Traditional Ramen Soup

Akihabara

Also called the ‘Electric Town’ and situated in Chiyoda ward, is another treasure-trove for all anime, manga, comics and video game lovers, better known as otaku. Home to Mandarake, the largest second-hand comics retailer in the world, this district offers not only shopping centres and computer goods, but also a huge number of what are known as ‘Maid Cafes’, a type of cosplay restaurant where the waitresses are dressed up as kawaii frilly servants redolent of Victorian French maids, as seen through the lens of the prevalent anime aesthetic. A number of rituals and additional food services are available at different maid cafes, which are in no way related to the sex trade, but are merely an innocent way for the itinerant tourist or fan to feel part of a cosplay experience. A number of other anime themed cafes in Akihabara include Gundam Café and the Final Fantasy Erzora café. Gaming arcades and centres are another attraction found in Akihabara. Here one can meet with other gamers, enter contests and even sample the latest gaming technology. Most notable of these arcades are the Sega building and Taito Hey, which specializes in vintage and retro game arcade machines.

Mandarake Store – Akihabara

Ginza

In love with international brands and limited-edition accessories? Then Ginza, full of upmarket boutiques, ritzy cocktail bars and sushi venues, redolent with luxury goods and high-end retailers, is surely the place for you. It is here that French companies such as Chanel, Dior and Louis Vuitton, Italian companies like Gucci, and American bastions of fashion such as Carolina Herrera, have their flagship stores. A number of art-galleries and theatres also predominate, most notably kabuki theatres offering a selection of classical Japanese dance-dramas. Kabuki theatre is known for its historical roots, elaborate masks and make-up and cultural folk tradition dating back to the Edo period (1603 – 1868).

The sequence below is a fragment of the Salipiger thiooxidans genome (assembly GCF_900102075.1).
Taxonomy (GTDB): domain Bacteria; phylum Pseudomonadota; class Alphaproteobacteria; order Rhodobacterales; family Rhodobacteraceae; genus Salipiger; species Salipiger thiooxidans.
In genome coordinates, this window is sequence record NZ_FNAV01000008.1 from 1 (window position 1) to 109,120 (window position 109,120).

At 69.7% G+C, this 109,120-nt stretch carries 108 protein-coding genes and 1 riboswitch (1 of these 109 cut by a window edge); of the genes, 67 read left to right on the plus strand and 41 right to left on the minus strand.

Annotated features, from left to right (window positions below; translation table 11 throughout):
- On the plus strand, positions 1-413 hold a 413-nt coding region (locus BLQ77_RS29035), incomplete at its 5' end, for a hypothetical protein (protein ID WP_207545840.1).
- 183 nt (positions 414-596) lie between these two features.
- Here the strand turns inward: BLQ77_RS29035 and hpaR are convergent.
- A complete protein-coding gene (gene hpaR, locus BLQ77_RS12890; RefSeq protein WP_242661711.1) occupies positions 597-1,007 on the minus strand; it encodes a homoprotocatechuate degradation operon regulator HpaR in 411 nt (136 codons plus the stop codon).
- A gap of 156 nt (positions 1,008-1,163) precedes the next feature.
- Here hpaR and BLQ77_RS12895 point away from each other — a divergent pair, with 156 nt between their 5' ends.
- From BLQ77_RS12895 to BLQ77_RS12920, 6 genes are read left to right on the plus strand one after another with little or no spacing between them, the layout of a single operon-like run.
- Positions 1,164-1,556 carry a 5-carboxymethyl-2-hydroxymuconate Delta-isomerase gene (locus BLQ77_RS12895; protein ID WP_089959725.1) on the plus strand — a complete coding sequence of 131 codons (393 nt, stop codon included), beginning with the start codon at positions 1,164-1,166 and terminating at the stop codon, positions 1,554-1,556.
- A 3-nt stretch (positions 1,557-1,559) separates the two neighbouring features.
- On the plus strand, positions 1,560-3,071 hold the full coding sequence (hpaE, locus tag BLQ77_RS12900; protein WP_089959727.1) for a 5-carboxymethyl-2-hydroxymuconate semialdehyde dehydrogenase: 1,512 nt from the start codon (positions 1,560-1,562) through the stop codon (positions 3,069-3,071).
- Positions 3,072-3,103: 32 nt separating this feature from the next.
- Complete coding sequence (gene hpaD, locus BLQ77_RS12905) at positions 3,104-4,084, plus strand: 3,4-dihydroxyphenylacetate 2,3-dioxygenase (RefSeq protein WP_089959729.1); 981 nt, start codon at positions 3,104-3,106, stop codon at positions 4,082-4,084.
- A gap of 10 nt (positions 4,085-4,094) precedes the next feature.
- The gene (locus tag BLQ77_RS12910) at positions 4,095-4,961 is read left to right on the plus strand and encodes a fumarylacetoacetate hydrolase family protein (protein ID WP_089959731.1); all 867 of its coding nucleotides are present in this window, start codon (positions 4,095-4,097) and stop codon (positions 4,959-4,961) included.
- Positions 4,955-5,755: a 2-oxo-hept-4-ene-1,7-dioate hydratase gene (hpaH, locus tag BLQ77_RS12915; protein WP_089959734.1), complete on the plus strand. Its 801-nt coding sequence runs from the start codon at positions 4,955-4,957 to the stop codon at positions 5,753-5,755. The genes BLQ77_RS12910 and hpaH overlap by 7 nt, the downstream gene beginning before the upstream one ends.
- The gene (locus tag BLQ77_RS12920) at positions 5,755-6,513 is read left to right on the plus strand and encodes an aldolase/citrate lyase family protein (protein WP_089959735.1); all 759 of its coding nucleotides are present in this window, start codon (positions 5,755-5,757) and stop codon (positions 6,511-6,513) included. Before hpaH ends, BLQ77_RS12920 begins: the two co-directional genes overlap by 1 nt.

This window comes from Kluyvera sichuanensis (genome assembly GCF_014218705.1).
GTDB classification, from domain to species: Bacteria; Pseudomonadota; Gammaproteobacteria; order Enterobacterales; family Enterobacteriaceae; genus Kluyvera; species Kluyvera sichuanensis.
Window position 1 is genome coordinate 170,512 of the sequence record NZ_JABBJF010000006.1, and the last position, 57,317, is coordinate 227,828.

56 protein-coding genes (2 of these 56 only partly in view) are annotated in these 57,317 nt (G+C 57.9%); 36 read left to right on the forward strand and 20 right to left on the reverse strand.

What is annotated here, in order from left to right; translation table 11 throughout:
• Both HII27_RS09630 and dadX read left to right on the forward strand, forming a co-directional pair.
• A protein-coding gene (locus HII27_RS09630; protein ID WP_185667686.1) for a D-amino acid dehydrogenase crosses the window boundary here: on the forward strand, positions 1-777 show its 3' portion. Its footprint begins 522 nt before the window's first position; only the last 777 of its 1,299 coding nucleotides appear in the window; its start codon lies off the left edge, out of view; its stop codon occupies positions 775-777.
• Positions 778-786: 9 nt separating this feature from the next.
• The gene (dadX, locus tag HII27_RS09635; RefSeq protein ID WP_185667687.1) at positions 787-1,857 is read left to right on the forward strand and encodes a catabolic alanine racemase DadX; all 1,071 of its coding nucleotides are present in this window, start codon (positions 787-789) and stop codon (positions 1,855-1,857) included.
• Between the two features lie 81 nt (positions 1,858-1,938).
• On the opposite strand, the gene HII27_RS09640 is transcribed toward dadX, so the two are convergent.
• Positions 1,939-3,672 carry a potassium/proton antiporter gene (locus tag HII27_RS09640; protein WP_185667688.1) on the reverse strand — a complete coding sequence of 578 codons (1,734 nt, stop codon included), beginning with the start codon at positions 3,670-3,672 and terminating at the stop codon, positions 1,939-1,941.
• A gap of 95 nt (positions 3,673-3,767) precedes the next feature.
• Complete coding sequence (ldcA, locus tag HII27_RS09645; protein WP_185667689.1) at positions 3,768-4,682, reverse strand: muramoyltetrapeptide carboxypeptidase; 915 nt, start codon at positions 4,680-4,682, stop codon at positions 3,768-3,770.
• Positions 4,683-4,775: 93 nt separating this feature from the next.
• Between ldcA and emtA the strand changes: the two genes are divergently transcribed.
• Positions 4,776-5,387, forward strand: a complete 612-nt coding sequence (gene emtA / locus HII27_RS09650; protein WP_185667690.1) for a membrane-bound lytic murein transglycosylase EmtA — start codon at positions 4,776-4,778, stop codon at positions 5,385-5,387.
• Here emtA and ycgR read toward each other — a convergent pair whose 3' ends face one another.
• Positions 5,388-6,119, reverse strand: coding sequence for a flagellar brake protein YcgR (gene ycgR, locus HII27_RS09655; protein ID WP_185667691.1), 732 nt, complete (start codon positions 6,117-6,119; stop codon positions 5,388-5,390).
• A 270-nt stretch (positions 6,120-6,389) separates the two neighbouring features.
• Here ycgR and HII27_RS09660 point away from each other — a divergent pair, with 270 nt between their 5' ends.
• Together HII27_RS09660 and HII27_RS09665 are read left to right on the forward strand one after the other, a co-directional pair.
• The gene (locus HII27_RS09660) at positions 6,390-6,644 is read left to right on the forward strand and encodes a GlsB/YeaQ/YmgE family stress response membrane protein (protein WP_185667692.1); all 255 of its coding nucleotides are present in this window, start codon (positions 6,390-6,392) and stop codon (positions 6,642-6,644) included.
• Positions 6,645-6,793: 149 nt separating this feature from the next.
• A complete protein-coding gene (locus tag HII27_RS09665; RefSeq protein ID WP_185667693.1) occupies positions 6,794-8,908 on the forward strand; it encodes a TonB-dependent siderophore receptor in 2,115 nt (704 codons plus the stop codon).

Although I mentioned these five districts in particular, all of Tokyo’s wards offer their own particular flavor. One could go to Ueno prefecture, known for its ornate shrines. Spend the afternoon roaming Tsukiji fish market in Chuo city, eating street-food and perusing stalls at their heart’s content. Another sightseeing gem is Tokyo Imperial Palace, found at the heart of Chiyoda ward. How many days does one need in Tokyo? I don’t think I can really answer this question. Five days were definitely not enough to explore it all. I will be back!

Me and him at Senso-ji Temple – Asakusa

The Ueno Tosho-Gu Shrine – An Underrated Treasure

The Ueno Tosho-gu Shrine, located in Ueno Park within Teito Ward in Tokyo, can be said to be a perfect example of Shinto architecture pertaining to the Edo period (1603 – 1868). The shrine was originally built in 1627 and renovated in 1651, remaining mostly intact from that time. Remarkably, it survived through the Battle of Ueno (1868), the Great Kanto Earthquake (1923) and the Tokyo firebombing (1945).

Entering Ueno Tosho-gu Shrine

All Shinto shrines enshrining Tokugawa Ieyasu, the founder of the last Shogunal government (1600 – 1868), are generally called ‘Tosho-gu’, literally translating to ‘the God of the Eastern Sun’. These are found throughout Japan. The Ueno Tosho-gu Shrine in particular also enshrines two other Tokugawa shoguns as well.

The Path of the Stone-Lanterns